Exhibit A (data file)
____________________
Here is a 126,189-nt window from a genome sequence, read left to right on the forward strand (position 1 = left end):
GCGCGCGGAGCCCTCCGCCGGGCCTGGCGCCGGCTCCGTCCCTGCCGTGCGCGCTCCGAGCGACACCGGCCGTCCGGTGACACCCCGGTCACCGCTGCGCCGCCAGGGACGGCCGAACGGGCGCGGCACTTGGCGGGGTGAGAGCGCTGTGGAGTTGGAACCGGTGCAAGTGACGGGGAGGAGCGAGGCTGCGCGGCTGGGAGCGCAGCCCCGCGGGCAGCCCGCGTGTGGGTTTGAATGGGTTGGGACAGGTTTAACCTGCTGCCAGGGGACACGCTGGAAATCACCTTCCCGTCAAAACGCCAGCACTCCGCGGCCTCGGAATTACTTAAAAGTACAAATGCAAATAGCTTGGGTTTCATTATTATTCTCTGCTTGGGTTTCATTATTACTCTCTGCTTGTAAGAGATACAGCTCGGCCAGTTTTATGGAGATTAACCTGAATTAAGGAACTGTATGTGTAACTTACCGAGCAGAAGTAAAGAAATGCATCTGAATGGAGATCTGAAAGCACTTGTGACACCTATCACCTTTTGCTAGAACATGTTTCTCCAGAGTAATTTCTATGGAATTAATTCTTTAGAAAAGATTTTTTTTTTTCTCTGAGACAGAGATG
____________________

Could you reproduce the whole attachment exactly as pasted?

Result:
Here is a 126,189-nt window from a genome sequence, read left to right on the forward strand (position 1 = left end):
GCGCGCGGAGCCCTCCGCCGGGCCTGGCGCCGGCTCCGTCCCTGCCGTGCGCGCTCCGAGCGACACCGGCCGTCCGGTGACACCCCGGTCACCGCTGCGCCGCCAGGGACGGCCGAACGGGCGCGGCACTTGGCGGGGTGAGAGCGCTGTGGAGTTGGAACCGGTGCAAGTGACGGGGAGGAGCGAGGCTGCGCGGCTGGGAGCGCAGCCCCGCGGGCAGCCCGCGTGTGGGTTTGAATGGGTTGGGACAGGTTTAACCTGCTGCCAGGGGACACGCTGGAAATCACCTTCCCGTCAAAACGCCAGCACTCCGCGGCCTCGGAATTACTTAAAAGTACAAATGCAAATAGCTTGGGTTTCATTATTATTCTCTGCTTGGGTTTCATTATTACTCTCTGCTTGTAAGAGATACAGCTCGGCCAGTTTTATGGAGATTAACCTGAATTAAGGAACTGTATGTGTAACTTACCGAGCAGAAGTAAAGAAATGCATCTGAATGGAGATCTGAAAGCACTTGTGACACCTATCACCTTTTGCTAGAACATGTTTCTCCAGAGTAATTTCTATGGAATTAATTCTTTAGAAAAGATTTTTTTTTTTCTCTGAGACAGAGATG